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Using .htaccess files

The SCS web servers, like other web servers running Apache web server software, use files named .htaccess (this is the full name of the file, not an extension) to control how a web server can access files in a directory. .htaccess files are plain text files that you can create and edit with any text editor. They contain instructions to the web server concerning who can access files, along with optional other directives. .htaccess files are also understood to a small extent by the a SCS anonymous FTP servers.

.htacess files just apply to file access by the SCS web servers. They do not restrict access to files via ordinary AFS file access.

How .htaccess files are used by the web server

When a web server tries to access a file in a directory, for example, /afs/cs/user/bovik/www/index.html it checks every directory in the path to that file (including the directory the file is in) for a .htaccess file. If it does not find one, the web server will not be able to access the file. If it finds a .htaccess file, it uses the directives in that file to control access. Note that later .htaccess files override earlier ones. In the example above, a .htaccess file in /afs/cs/user/bovik/www would override a .htaccess file in /afs/cs/user/bovik.

Note: .htaccess files must be readable by the web servers in order for them to work. This means that the directories containing .htaccess files must have an "wwwsrv:http-ftp rl" AFS ACL (or an even more liberal ACL, such as "system:anyuser rl". See the documentation on special AFS groups for additional information on these groups).

How .htaccess files are used by the anonymous FTP servers

The SCS anonymous FTP servers understand a very limited subset of .htaccess directives. If the FTP server encounters a directive it does not understand, it will ignore the .htaccess file containing that directive. See our documention on using anonymous FTP to serve files for more information.

If you do not wish to have your web space accessible via anonymous FTP, it is suggested that you put a directive in your .htaccess file that the FTP server does not understand. For example, the directive:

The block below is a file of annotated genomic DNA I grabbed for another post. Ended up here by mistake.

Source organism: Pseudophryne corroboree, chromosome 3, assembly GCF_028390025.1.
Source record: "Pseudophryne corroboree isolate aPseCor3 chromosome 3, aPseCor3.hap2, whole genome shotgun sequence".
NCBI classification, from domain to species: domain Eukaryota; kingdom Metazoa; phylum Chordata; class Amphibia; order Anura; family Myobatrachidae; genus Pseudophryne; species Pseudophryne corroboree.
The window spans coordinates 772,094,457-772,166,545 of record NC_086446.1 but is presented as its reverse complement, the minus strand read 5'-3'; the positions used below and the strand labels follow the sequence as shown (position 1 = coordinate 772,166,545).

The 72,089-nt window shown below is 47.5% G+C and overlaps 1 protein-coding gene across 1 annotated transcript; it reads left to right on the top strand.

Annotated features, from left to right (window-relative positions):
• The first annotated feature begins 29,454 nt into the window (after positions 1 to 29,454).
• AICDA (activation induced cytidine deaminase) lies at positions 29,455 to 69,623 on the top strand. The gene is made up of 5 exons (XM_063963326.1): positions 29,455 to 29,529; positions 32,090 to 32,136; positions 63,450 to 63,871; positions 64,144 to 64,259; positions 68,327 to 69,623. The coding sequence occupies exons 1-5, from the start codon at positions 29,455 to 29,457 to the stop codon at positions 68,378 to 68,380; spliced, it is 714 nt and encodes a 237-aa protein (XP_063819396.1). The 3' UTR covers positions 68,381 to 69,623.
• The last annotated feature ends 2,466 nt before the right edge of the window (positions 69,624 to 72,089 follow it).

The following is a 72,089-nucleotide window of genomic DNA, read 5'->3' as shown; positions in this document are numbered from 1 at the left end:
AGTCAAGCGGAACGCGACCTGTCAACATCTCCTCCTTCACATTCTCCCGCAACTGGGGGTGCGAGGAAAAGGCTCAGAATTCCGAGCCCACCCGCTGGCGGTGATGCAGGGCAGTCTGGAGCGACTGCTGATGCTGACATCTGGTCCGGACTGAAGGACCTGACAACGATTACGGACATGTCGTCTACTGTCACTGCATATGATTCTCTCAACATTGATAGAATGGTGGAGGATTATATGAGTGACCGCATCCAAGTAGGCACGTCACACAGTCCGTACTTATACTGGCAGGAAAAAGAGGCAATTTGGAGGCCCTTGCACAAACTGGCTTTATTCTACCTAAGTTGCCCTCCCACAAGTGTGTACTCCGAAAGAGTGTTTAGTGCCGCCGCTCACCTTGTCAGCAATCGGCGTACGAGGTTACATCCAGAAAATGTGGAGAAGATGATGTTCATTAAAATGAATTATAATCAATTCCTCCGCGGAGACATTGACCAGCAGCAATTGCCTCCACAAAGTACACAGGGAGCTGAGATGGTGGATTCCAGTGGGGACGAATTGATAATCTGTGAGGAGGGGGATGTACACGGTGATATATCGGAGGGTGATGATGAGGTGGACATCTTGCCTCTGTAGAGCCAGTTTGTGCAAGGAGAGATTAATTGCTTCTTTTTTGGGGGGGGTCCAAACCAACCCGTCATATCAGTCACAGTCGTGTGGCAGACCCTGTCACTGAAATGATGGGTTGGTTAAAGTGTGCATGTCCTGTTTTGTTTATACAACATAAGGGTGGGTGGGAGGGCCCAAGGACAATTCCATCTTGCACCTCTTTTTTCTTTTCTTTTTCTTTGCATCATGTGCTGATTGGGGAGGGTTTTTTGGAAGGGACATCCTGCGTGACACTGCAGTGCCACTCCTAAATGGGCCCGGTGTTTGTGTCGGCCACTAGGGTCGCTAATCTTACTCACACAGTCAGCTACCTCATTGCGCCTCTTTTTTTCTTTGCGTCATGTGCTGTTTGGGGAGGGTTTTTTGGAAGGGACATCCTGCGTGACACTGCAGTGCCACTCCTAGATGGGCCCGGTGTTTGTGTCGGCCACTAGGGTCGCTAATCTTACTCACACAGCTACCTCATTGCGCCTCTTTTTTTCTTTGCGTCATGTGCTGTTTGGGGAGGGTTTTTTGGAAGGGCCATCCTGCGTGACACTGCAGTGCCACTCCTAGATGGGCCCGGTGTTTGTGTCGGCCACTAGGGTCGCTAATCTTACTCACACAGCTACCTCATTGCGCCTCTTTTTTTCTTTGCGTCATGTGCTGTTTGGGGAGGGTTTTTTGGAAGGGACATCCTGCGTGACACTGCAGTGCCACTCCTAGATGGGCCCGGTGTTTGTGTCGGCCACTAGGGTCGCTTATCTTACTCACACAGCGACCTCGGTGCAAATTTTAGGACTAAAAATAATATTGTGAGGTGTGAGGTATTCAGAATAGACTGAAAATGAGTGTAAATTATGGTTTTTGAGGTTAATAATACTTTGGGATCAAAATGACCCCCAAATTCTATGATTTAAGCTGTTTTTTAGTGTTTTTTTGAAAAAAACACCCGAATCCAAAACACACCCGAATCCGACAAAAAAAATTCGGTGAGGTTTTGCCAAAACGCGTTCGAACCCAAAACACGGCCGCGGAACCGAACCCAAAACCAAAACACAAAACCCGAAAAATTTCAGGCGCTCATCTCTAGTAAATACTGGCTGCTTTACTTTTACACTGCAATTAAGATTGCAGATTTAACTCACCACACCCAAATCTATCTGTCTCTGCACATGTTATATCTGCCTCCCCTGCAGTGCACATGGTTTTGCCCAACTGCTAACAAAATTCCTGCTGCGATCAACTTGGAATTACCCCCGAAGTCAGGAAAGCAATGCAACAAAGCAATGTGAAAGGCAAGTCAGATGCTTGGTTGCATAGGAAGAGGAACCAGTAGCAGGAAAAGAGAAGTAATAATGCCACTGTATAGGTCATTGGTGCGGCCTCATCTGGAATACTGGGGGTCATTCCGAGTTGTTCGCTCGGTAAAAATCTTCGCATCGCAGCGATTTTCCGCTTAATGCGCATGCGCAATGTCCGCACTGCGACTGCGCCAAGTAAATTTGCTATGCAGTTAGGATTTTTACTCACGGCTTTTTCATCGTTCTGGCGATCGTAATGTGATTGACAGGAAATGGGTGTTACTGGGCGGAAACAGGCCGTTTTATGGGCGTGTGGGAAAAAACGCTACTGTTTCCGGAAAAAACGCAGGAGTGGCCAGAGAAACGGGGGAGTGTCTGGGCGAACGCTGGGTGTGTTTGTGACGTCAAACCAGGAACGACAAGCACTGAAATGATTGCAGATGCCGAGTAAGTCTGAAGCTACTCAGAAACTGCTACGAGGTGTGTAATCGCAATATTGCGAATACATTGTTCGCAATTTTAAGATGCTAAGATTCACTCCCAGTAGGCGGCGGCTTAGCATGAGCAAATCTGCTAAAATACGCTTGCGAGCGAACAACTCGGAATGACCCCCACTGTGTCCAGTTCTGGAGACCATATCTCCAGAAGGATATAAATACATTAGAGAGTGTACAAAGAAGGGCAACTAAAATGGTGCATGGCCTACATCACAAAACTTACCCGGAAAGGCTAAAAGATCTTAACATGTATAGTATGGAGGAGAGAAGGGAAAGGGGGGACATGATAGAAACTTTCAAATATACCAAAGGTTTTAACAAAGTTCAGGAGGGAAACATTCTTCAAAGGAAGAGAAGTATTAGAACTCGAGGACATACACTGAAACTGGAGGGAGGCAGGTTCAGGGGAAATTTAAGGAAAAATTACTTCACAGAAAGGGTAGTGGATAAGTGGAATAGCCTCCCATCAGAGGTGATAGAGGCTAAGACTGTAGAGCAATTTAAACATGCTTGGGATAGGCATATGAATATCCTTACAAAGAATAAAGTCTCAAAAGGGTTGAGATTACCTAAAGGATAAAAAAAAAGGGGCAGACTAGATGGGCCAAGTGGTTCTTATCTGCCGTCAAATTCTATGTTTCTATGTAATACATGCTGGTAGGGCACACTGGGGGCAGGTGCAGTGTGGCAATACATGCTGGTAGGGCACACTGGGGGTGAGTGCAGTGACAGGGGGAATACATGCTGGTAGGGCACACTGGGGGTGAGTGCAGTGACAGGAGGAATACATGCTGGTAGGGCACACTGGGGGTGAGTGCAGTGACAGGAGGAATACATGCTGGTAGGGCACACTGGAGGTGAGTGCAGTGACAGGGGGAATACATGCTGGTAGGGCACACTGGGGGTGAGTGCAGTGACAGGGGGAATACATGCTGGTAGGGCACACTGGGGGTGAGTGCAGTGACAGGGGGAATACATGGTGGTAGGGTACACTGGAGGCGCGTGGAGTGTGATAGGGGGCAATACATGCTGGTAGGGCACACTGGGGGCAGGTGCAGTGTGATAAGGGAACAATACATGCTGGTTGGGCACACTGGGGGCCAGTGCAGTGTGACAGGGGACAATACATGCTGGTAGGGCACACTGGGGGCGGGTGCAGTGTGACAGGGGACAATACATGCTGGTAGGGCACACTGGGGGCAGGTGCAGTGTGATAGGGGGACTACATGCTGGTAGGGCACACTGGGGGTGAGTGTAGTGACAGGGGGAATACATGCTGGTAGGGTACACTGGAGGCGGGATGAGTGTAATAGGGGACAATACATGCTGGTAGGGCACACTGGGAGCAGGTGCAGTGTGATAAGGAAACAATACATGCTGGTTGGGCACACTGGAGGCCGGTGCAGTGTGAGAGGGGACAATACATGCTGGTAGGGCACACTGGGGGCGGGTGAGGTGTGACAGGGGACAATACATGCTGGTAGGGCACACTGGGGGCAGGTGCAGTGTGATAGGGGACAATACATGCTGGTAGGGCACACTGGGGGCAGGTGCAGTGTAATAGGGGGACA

IndexIgnore .htaccess

would work.

Important note: The SCS anonymous FTP servers will always be able to list the names of files in a directory, no matter what the .htaccess file contains. The only way to stop this is to user AFS ACLs to restrict access from the anonymous FTP & web servers.

Examples of .htaccess files

The examples below show the complete contents of .htaccess files that have the indicated effects. The examples where you wish to restrict access to particular hosts/domains contain the line "IndexIgnore .htaccess" to prevent access of file contents by the SCS anonymous FTP servers. Be careful when writing .htaccess files. There should be no whitespace between the "deny" and "allow", just a comma.

  • To allow web access of files from anyone:
    Order allow,deny
    allow from all
    
  • To only allow web access from .cs.cmu.edu and .ri.cmu.edu hosts:
    order deny,allow
    deny from all
    allow from .cs.cmu.edu .ri.cmu.edu
    IndexIgnore .htaccess
    
  • To only allow web access from the specific hosts foo.cs.cmu.edu and bar.cs.cmu.edu:
    order deny,allow
    deny from all
    allow from foo.cs.cmu.edu bar.cs.cmu.edu
    IndexIgnore .htaccess
    

See our documentation on password protecting web pages for examples of how to use .htaccess files to require people to give a password when accessing pages.